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    This rather well-known excerpt from the Analects/the Lunyu might be relevant when discussing the role of kinship in Confucian societies: wengu.tartarie.com/wg/…
    – Jan
    Dec 5, 2021 at 20:56
  • The more often I look at this question the more interesting it is.... I think there is an element of "I think x, amirite" in the emphasis on marriage model, but the core question, Why is Chinese Confucian society more secular than this model would predict?" is intriguing. Thanks for a cool question
    – MCW
    Dec 6, 2021 at 18:52
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    I think this question would benefit from a definition of what is meant by "secular". Until the early 20th century, China had a state religion in the sense that the emperor had to fulfill certain rituals, in order to not lose the mandate of heaven. But that does not translate into an expectation that everyone follows a certain defined set of religious doctrines and practices, or that people "have no other god beside me".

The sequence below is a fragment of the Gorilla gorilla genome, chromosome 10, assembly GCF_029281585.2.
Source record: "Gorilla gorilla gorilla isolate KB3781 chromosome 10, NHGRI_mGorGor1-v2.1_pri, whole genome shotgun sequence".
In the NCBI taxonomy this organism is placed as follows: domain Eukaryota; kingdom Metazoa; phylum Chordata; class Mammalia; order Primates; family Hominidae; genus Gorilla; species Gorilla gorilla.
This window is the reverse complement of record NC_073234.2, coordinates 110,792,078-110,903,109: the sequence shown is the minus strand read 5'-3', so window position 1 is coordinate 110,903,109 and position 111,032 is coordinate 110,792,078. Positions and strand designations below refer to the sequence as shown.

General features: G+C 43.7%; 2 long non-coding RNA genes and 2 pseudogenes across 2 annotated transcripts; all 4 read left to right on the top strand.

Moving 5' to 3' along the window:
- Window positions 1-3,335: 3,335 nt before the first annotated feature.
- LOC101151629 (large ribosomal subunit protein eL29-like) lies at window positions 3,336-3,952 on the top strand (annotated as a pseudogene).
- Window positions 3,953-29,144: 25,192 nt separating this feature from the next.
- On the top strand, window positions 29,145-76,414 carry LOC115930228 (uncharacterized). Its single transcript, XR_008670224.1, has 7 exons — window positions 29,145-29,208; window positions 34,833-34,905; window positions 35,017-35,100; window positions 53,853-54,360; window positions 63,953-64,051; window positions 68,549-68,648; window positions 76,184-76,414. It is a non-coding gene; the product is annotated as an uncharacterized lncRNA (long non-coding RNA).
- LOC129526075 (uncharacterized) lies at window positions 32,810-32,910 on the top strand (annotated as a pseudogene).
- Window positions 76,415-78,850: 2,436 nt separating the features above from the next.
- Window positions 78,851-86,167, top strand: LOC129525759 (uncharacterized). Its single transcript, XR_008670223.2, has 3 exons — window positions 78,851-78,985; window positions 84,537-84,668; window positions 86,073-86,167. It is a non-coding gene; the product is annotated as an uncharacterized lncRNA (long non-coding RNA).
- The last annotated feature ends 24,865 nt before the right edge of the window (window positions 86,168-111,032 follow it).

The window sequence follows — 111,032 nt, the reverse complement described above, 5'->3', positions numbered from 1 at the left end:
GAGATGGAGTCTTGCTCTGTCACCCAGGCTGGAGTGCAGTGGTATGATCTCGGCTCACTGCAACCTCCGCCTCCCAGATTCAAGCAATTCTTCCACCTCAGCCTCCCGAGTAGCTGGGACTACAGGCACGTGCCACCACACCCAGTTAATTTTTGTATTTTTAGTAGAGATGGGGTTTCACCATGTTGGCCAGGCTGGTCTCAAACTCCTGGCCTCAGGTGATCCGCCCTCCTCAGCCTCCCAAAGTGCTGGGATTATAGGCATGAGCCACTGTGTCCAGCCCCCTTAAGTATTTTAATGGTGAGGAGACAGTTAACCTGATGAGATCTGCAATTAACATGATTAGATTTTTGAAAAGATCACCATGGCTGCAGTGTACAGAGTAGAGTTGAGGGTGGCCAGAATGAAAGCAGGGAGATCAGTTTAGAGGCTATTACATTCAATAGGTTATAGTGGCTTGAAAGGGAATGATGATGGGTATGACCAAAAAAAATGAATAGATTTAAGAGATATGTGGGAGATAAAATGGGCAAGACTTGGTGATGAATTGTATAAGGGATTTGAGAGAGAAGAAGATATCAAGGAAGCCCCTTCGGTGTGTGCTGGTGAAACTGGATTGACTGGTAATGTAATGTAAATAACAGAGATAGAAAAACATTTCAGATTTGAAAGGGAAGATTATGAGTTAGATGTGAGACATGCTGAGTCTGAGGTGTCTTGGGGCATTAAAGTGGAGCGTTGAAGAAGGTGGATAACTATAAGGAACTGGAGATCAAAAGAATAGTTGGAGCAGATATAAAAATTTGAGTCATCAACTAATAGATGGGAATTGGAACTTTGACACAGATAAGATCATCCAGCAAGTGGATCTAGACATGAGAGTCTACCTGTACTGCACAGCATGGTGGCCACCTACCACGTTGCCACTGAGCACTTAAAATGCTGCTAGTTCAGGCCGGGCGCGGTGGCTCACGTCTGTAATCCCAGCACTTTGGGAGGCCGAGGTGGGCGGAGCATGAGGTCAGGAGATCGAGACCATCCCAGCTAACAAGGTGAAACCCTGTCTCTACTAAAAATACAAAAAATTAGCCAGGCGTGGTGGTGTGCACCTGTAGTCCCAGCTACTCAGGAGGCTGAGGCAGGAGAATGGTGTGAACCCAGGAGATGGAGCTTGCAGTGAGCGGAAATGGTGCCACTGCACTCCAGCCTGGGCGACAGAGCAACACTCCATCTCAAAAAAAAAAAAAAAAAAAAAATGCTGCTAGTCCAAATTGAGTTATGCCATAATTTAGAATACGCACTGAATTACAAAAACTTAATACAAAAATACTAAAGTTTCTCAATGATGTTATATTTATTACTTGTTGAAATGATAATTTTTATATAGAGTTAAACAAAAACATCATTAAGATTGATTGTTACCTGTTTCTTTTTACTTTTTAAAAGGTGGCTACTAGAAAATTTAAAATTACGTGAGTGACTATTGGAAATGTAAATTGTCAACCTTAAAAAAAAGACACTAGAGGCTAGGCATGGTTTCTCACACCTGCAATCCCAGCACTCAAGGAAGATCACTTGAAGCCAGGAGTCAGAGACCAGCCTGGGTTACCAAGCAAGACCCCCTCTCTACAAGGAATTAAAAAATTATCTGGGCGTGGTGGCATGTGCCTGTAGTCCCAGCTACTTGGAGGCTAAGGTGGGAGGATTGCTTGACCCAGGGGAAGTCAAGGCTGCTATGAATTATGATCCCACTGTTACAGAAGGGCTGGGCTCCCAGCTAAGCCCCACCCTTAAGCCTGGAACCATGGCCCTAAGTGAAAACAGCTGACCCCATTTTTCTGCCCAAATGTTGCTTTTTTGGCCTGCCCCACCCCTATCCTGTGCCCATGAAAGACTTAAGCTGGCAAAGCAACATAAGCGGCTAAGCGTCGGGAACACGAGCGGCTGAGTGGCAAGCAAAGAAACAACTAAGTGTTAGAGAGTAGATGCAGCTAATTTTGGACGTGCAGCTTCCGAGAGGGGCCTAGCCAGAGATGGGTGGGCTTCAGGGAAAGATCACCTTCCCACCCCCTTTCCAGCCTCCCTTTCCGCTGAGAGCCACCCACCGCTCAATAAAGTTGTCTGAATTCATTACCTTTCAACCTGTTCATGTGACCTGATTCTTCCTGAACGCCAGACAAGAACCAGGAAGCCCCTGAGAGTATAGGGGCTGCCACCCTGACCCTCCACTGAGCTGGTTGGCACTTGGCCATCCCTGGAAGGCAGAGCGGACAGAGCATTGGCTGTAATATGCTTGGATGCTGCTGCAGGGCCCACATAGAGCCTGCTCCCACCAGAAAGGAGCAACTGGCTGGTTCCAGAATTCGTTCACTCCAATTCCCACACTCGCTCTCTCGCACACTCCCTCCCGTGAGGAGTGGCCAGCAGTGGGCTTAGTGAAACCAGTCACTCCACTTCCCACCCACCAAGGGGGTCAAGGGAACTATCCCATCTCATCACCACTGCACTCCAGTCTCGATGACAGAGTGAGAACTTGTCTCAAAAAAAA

– Jan
    Dec 6, 2021 at 22:06

1 Answer 1

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This question contains two very large assumptions which, when checked, unfortunately reduce it to nothing as far as I can tell.

The first is about the clan structure in Confucianism. As one of the comments points out, in Confucianism the clan is more important than anything, as can be seen in the Analects: